The amendment would broaden the FBI’s authority to use so-called National Security Letters to include electronic communications transaction records such as time stamps of emails and the emails’ senders and recipients.
The amendment filed Monday would also make permanent a provision of the USA Patriot Act that allows the intelligence community to conduct surveillance on “lone wolf” suspects who do not have confirmed ties to a foreign terrorist group. That provision, which the Justice Department said last year had never been used, is currently set to expire in December 2019.
A federal judge in Mississippi has allowed to stand a new state law that permits people to deny wedding services to same-sex couples based on religious objections.
U.S. District Judge Carlton Reeves argued in his four-page order that since none of the lawsuit’s plaintiffs would be harmed by the law in the immediate future, a preliminary injunction would be inappropriate.
“Here, none of the plaintiffs are at imminent risk of injury,” Reeves wrote.
The law HB1523 is scheduled to go into effect on July 1, 2016. The implications and reach of this HB go quite far, as this article points out.
Right, advocating bigotry isn’t harmful at all! Asshat. Full story here.
Comic book publisher Oni Press recently released the first issue of a very queer new take on literary hero Robin Hood and his band of Merry Men. Titled, simply enough, Merry Men, the comic book is written and created by out writer Robert Rodi, with art by Jackie Lewis, and features a bold new story that recasts the familiar medieval characters as gay men.
Merry Men might sound at first like a delightfully campy series, but it is quite the opposite. The comic is a grounded, realistic look into a world where Robin Hood, still the familiar rogueish leader living in the woods with his band of outlaws with a good cause, is now also a badass homosexual who rises up in the face of discrimination and oppression.
The Advocate chatted up Rodi about his new series, what inspired him to delve into the Robin Hood mythos, and how impactful this comic book is as an allegory for our modern cultural landscape. Also, an exclusive artwork for issue 2!
This church sign in Buford, GA, received publicity several days ago, now it’s been vandalized. I don’t agree with vandalizing the sign, although I certainly understand the impulse, especially when this sort of reasoning rears its head:
Wright, who said he didn’t regret displaying the message, questioned what the vandal was mad about because he said gays and transgender people weren’t called a “nasty name.”
So, the intense nastiness and ugliness of the message doesn’t matter at all, because no nasty names. No cussing. Never heard that one before, oh no. :colossal eyeroll: Wright also denied that the sign could be a tool of hatred, as it wasn’t based in hatred at all. Nope, no hatred, just the biblical facts, ma’am.
“If you are transgendered or gay, your lifestyle is sinful, that’s a moral thing,” he said. “It’s a perversion again nature. … That’s your lifestyle and you’re trying to force it. This part of society is not going to be forced on.”
Wright added that Christians need to stand up for what’s in the Bible instead of being politically correct. He said he’s spoken out against President Barack Obama’s views on marriage and the recent statement about gender identity in school restrooms.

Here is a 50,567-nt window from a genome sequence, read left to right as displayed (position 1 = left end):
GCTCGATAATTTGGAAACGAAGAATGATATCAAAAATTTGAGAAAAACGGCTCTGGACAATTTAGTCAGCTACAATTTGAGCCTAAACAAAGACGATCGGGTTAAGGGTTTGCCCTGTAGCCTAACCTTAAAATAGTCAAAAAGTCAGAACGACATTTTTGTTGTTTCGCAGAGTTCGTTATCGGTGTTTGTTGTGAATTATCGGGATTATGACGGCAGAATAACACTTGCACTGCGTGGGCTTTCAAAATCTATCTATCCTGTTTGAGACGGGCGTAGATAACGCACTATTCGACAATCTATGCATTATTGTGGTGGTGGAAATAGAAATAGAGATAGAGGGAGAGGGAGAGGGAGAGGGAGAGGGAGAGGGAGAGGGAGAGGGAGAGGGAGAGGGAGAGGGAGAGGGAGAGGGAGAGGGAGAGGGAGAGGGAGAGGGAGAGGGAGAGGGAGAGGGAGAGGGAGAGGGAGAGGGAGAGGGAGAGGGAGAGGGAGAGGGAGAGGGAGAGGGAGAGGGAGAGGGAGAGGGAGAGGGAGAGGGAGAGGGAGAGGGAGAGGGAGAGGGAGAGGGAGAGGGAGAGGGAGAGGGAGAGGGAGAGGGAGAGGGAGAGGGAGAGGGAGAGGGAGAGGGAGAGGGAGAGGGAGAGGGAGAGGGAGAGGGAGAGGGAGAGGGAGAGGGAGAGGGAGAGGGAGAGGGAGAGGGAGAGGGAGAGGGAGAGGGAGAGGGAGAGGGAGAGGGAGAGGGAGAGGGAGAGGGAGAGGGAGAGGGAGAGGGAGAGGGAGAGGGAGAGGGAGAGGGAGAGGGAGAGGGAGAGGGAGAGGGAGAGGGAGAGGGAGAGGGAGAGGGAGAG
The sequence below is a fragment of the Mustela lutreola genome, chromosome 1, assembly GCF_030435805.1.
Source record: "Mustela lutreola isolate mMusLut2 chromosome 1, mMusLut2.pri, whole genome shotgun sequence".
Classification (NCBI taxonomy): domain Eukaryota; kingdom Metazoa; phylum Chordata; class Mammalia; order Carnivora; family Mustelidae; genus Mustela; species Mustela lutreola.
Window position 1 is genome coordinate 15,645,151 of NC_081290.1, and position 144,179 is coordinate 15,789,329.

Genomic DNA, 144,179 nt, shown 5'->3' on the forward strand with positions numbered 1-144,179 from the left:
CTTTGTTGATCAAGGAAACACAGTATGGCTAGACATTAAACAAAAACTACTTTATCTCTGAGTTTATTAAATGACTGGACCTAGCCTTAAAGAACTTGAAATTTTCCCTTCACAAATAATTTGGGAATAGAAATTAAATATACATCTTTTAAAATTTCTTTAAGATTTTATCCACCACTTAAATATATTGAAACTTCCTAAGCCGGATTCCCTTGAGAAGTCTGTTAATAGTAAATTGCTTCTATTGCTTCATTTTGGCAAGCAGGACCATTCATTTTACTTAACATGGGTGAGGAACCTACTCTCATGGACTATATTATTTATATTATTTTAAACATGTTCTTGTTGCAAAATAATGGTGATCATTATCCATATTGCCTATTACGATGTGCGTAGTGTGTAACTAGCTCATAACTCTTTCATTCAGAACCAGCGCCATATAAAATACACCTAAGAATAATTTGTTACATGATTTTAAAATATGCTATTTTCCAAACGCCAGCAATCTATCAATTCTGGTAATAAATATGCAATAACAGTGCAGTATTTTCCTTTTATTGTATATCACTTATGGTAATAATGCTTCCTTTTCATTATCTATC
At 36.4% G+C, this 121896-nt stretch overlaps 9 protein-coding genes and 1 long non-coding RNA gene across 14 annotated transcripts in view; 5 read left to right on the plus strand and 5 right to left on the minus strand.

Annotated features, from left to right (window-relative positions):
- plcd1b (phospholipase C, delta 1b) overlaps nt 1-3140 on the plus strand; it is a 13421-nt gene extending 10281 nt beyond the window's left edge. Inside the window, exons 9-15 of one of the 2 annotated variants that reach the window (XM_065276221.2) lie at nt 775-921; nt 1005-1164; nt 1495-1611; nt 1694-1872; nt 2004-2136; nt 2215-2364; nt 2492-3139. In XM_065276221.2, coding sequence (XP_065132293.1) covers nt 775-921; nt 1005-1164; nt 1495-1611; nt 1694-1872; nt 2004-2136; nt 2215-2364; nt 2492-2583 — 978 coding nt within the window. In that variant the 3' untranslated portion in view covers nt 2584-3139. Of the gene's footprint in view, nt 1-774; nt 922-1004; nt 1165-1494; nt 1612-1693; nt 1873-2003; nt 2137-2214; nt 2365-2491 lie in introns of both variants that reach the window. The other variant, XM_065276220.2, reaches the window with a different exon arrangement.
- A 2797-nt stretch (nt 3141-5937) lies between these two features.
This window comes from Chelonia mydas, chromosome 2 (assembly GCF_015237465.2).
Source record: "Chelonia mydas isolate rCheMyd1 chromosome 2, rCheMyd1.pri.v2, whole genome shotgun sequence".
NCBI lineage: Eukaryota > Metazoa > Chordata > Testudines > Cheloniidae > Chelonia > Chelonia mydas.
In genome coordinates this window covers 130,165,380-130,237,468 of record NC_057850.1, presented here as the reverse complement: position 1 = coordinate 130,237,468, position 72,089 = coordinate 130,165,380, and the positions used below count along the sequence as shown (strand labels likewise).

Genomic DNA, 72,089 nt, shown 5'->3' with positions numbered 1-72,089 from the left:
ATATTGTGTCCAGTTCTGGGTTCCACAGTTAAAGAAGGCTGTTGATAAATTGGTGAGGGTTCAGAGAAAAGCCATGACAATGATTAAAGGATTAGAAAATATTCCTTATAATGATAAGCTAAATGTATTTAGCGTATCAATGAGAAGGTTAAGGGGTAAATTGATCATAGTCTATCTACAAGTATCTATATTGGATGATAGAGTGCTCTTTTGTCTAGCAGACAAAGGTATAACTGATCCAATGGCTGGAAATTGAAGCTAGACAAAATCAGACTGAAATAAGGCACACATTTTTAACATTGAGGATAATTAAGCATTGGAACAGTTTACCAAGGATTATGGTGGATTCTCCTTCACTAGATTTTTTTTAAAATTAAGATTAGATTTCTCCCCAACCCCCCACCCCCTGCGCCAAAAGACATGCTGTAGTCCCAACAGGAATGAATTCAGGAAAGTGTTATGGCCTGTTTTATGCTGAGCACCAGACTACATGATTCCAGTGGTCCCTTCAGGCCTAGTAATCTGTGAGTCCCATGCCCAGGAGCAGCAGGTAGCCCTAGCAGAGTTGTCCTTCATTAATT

So, it’s a moral thing, it’s a perversion, it’s just a lifestyle. An immoral, perverted one, of course. But no hate, no. As Georgia Voice pointed out, Wright added his little silverish lining:
Wright expressed he doesn’t expect everyone to agree with him, but that LGBT individuals are still welcomed to attend service at his church.
“The church is open for service. They’re invited in,” he said.
Which goes right back to what Zack Ford was saying in No, We Cannot Weep Together. These so-called invitations are an absolute crock which seek only to utterly erase our lives.
RALEIGH, N.C. (AP) — Opponents of North Carolina’s new law limiting antidiscrimination protections for LGBT people have reunited to mourn the victims of the shooting at an Orlando gay nightclub that killed 49 people and condemn state policies they say are responsible for furthering bigotry nationwide.
The state NAACP held a vigil “against hate and discrimination” late Monday in Raleigh on the Bicentennial Mall between the offices of Gov. Pat McCrory and the General Assembly building.
“We are one humanity, and we will not be divided by hate and discrimination and violence — not in Florida, not in North Carolina, not in America, not in this world,” state NAACP president the Rev. William Barber said.
The state’s law preventing local governments from passing LGBT anti-discrimination protections and directing which bathrooms transgender people can use has transformed North Carolina into the epicenter for the national discussion on LGBT rights. Serena Sebring of LGBT advocacy group Southerners on New Ground said the Orlando shooting was an extension of the same fight.
“Homegrown terrorism in this county is not new, and it is fueled by bigoted leaders and institutions of the far right, including the architects and supporters of House Bill 2, who put a target on our people’s backs,” Sebring said. “We know that we are relentlessly under attack at the hands of these entities just for daring to live our lives.”
Serena Sebring is absolutely right. This is domestic terrorism, American terrorism, committed by Americans. People need to face that, whether or not they like it. All of us queer folk, we’re surrounded by people who have a serious problem with our existence, let alone us having the same rights as everyone else. The particular ideology behind queerphobia isn’t all that important, whether it’s being shored up by Abrahamaic based religions or bullshit secular reasons doesn’t matter – it all comes down to hate and fear, hate and fear which is being fomented and exploited by a multitude of individuals and groups. These people don’t care if there’s someone out there messed up enough to start killing – for too many, that’s actually seen as a good thing. Right now, Americans are faced with a distinctly American problem, and it’s time to focus on that fact.